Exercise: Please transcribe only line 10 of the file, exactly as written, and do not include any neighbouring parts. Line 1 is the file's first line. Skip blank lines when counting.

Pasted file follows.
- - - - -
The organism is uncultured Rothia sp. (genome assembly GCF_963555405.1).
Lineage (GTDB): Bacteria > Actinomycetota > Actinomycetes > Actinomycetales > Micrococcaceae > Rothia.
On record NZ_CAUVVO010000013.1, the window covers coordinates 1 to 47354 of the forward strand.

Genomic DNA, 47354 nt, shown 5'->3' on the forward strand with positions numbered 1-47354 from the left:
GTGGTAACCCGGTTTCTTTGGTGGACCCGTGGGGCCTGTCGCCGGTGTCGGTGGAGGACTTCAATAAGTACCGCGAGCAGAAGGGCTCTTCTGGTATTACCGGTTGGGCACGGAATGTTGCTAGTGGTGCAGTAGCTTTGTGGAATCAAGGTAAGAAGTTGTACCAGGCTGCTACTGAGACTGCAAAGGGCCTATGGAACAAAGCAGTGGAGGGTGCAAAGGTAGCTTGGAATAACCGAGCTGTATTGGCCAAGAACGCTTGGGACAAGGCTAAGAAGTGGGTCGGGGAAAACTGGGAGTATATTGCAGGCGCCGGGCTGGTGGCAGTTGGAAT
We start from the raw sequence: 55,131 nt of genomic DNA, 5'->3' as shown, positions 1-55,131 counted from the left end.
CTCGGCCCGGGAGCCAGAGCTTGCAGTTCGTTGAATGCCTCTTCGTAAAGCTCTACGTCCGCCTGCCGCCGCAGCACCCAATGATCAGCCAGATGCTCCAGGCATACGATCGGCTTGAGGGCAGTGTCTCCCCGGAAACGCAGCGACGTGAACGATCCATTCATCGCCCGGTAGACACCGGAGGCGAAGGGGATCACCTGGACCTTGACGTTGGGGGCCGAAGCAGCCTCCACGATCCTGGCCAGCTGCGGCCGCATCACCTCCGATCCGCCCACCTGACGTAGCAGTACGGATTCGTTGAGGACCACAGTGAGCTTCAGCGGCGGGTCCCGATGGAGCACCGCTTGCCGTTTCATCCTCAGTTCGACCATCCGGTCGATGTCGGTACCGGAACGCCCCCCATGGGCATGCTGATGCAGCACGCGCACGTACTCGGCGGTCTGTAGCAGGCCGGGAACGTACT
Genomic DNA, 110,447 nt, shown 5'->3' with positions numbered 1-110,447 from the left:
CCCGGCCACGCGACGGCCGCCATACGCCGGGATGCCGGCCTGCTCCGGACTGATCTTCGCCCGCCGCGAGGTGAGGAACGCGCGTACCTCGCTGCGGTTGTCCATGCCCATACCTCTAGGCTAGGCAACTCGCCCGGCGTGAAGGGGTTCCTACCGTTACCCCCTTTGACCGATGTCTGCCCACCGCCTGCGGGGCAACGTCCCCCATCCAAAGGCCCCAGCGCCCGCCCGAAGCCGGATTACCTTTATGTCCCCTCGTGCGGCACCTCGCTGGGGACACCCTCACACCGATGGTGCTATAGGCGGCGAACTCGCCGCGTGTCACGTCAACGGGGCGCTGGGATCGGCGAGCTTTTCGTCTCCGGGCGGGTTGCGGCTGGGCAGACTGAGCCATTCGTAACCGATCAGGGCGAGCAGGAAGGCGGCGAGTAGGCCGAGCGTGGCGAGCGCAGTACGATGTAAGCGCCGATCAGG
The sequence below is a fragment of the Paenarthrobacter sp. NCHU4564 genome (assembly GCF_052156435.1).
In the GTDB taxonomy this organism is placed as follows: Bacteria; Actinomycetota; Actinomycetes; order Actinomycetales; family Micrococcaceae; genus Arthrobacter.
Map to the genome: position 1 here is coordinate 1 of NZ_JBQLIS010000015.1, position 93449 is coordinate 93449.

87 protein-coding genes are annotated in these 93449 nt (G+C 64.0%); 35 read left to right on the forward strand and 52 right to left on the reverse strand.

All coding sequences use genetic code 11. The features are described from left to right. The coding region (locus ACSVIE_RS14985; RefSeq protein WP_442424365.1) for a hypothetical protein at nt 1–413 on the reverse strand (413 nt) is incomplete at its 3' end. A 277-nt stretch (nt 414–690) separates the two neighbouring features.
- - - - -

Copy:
The sequence below is a fragment of the Paenarthrobacter sp. NCHU4564 genome (assembly GCF_052156435.1).